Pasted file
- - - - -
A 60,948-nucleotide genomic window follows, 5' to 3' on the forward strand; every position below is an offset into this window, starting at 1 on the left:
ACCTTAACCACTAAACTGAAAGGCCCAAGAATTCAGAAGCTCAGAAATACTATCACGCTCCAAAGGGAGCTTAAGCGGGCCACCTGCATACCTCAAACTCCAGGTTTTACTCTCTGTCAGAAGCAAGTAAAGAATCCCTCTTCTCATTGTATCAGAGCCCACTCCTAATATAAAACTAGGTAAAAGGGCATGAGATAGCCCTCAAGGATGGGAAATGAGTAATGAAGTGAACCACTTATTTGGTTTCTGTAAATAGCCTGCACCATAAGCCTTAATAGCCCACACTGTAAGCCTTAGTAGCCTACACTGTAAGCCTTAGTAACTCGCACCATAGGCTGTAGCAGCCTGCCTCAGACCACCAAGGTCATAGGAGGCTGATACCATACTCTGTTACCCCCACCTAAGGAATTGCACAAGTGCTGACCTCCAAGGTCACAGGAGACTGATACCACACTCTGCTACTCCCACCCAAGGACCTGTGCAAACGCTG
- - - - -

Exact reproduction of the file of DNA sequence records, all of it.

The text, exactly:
A 60,948-nucleotide genomic window follows, 5' to 3' on the forward strand; every position below is an offset into this window, starting at 1 on the left:
ACCTTAACCACTAAACTGAAAGGCCCAAGAATTCAGAAGCTCAGAAATACTATCACGCTCCAAAGGGAGCTTAAGCGGGCCACCTGCATACCTCAAACTCCAGGTTTTACTCTCTGTCAGAAGCAAGTAAAGAATCCCTCTTCTCATTGTATCAGAGCCCACTCCTAATATAAAACTAGGTAAAAGGGCATGAGATAGCCCTCAAGGATGGGAAATGAGTAATGAAGTGAACCACTTATTTGGTTTCTGTAAATAGCCTGCACCATAAGCCTTAATAGCCCACACTGTAAGCCTTAGTAGCCTACACTGTAAGCCTTAGTAACTCGCACCATAGGCTGTAGCAGCCTGCCTCAGACCACCAAGGTCATAGGAGGCTGATACCATACTCTGTTACCCCCACCTAAGGAATTGCACAAGTGCTGACCTCCAAGGTCACAGGAGACTGATACCACACTCTGCTACTCCCACCCAAGGACCTGTGCAAACGCTG